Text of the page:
Although obesity affects more than 40 % of the U.S. population, many medical professionals are not properly equipped to talk about weight with patients.
Obesity, which is a common and treatable condition, characterizes patients who have a body mass index of 30 or higher. According to the Centers for Disease Control, many factors contribute to the issue, including eating habits, exercise levels, sleep patterns, genetics, medications and social determinants of health. Obesity is also linked to conditions like heart disease, stroke, type 2 diabetes and certain cancers, which are among the leading causes of preventable, premature death. Furthermore, obesity rates are on the rise, with prevalence increasing from 30.5% in 1999/2000 to 41.9% in March of 2020.
There isn’t a simple formula to tackling obesity, yet many doctors still treat it with a blanket approach. In an article for PBS News Hour, Scott Butsch, MD, director of obesity medicine at the Cleveland Clinic’s Bariatric and Metabolic Institute, explains that the “eat less, move more” strategy doesn’t work for all patients. “There are many different forms of obesity, but we’re treating them like we’re giving the same chemotherapy to all kinds of cancer,” he says.
Dr. Butsch also points out that the stigma associated with the condition can hinder preventive screenings and thorough clinical exams. “You have these physicians or clinicians … relating everything to the patient’s obesity without investigation,” he says. “The stereotypes and misperceptions around this disease just bleed into clinical practice.”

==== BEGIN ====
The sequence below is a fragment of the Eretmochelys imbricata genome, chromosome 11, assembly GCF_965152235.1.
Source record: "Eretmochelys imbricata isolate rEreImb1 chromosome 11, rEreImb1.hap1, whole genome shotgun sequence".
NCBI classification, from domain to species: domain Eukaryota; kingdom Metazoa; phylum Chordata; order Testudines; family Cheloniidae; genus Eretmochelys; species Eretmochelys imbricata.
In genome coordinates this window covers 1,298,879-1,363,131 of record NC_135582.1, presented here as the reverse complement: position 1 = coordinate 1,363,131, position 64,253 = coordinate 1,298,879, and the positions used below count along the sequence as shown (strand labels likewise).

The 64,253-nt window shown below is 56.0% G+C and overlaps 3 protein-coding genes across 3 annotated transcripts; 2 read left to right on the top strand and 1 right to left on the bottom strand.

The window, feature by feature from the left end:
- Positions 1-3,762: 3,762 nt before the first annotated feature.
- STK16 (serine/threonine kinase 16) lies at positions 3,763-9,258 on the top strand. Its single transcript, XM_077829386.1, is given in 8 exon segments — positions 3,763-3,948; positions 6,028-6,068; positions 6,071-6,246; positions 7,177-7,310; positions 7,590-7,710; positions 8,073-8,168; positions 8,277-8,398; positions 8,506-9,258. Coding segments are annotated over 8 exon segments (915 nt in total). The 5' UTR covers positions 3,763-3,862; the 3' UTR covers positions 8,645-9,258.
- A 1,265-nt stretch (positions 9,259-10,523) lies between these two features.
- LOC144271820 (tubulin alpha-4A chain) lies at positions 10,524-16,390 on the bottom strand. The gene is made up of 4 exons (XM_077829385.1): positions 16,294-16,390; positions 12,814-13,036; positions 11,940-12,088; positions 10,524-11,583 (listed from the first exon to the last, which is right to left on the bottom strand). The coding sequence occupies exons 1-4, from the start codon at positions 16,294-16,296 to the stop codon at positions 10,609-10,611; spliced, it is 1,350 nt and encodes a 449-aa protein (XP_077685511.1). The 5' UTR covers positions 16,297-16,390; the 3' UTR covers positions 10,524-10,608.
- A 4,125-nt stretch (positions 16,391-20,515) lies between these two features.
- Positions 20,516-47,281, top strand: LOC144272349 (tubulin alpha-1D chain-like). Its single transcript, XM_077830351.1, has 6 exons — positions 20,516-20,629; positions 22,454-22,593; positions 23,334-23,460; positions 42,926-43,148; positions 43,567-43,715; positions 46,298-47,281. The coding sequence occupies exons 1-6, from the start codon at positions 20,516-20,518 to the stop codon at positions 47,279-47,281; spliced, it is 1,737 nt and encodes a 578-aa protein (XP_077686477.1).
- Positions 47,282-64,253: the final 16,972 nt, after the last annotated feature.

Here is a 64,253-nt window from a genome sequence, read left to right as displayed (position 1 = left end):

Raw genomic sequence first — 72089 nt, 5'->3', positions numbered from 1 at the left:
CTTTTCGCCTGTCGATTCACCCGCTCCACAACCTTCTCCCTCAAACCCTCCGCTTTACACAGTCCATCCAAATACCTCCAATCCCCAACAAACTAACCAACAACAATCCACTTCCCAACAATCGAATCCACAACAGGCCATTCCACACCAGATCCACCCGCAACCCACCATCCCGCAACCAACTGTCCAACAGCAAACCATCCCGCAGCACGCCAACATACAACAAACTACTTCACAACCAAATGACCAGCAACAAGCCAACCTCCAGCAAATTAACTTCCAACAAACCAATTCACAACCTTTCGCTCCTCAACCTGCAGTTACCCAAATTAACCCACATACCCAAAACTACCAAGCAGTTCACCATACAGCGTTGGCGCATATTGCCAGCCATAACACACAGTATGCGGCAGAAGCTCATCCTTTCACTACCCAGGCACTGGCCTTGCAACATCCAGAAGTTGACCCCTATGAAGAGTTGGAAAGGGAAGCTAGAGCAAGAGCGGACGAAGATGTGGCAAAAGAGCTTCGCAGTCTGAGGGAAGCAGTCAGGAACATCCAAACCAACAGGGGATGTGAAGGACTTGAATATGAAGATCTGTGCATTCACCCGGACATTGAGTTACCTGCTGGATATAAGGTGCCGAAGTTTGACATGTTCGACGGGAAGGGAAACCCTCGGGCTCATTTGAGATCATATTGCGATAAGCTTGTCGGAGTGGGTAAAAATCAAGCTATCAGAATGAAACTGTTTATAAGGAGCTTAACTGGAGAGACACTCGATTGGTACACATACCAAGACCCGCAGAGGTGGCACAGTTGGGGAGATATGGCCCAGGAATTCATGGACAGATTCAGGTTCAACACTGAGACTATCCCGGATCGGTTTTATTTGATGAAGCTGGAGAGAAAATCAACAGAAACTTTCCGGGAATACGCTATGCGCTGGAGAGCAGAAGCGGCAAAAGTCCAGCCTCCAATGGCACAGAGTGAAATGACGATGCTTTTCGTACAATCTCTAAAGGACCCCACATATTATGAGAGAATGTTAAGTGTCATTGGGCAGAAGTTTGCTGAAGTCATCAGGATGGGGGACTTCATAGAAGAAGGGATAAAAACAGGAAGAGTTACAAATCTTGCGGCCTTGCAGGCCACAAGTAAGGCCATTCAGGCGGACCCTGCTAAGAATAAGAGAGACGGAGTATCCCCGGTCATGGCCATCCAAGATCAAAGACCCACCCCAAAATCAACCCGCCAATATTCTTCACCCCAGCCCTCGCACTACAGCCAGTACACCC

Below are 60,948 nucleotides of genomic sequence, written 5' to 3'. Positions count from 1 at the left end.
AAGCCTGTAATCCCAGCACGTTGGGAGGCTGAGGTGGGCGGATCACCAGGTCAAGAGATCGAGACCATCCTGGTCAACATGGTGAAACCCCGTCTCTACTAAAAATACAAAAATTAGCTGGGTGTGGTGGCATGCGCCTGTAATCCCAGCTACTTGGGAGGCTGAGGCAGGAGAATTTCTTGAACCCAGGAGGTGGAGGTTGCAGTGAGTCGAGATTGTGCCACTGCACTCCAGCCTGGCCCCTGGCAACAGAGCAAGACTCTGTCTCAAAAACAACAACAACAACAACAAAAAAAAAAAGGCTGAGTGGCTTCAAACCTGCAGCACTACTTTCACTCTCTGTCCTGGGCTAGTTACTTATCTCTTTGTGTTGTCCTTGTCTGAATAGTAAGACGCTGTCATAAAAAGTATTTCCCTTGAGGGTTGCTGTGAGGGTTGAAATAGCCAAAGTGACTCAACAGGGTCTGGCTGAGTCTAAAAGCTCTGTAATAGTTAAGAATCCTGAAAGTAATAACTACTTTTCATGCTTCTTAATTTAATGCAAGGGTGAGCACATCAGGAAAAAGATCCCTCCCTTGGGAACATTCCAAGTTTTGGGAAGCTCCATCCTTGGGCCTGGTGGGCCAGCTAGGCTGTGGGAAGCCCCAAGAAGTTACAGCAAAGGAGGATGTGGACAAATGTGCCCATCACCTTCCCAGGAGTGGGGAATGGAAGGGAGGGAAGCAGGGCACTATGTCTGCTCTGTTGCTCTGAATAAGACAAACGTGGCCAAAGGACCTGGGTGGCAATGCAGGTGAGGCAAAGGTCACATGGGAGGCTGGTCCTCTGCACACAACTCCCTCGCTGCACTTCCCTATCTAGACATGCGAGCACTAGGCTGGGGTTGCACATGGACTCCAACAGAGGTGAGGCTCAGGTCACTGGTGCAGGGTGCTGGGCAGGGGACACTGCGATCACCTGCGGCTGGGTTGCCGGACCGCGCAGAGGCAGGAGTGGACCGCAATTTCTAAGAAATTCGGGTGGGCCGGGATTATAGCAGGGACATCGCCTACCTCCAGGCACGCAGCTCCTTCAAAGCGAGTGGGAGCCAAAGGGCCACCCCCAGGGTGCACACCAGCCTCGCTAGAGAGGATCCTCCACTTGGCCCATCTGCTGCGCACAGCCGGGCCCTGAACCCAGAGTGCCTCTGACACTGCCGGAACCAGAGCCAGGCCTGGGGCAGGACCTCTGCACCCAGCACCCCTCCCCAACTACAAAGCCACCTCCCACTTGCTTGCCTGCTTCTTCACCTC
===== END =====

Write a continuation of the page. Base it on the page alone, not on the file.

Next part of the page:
Research also indicates that fear of stigmatization may cause patients with obesity to be more reluctant to seek care. “The fear of being stigmatized may prevent people living with obesity from accessing cancer screening services, which are vital to early diagnosis and favorable outcomes,” says University of Sunderland’s Yitka Graham in a United Press International article. For example, she explains, women with obesity are less likely to be screened for cervical cancer, and men who are overweight or obese are less likely to be screened for colon cancer.
Within the article, Kristen Sullivan, director of nutrition and physical activity at the American Cancer Society, says that weight bias is prevalent in healthcare, but there are ways clinicians and healthcare facilities can address this to make people with obesity more comfortable seeking care:
- Use person-first language, such as “a person with obesity” instead of “an obese person.”
- Equip waiting areas, restrooms and exams rooms with furniture that is suitable for patients of all sizes.
- Acknowledge obesity as a complex condition and avoid overly simplistic guidance such as “eat less, exercise more.”
- Prohibit derogatory jokes and degrading comments about patients.
For further guidance on caring for patients with obesity, see MLMIC’s Risk Management Tip “Safely Caring for Patients of Size in the Office Practice.”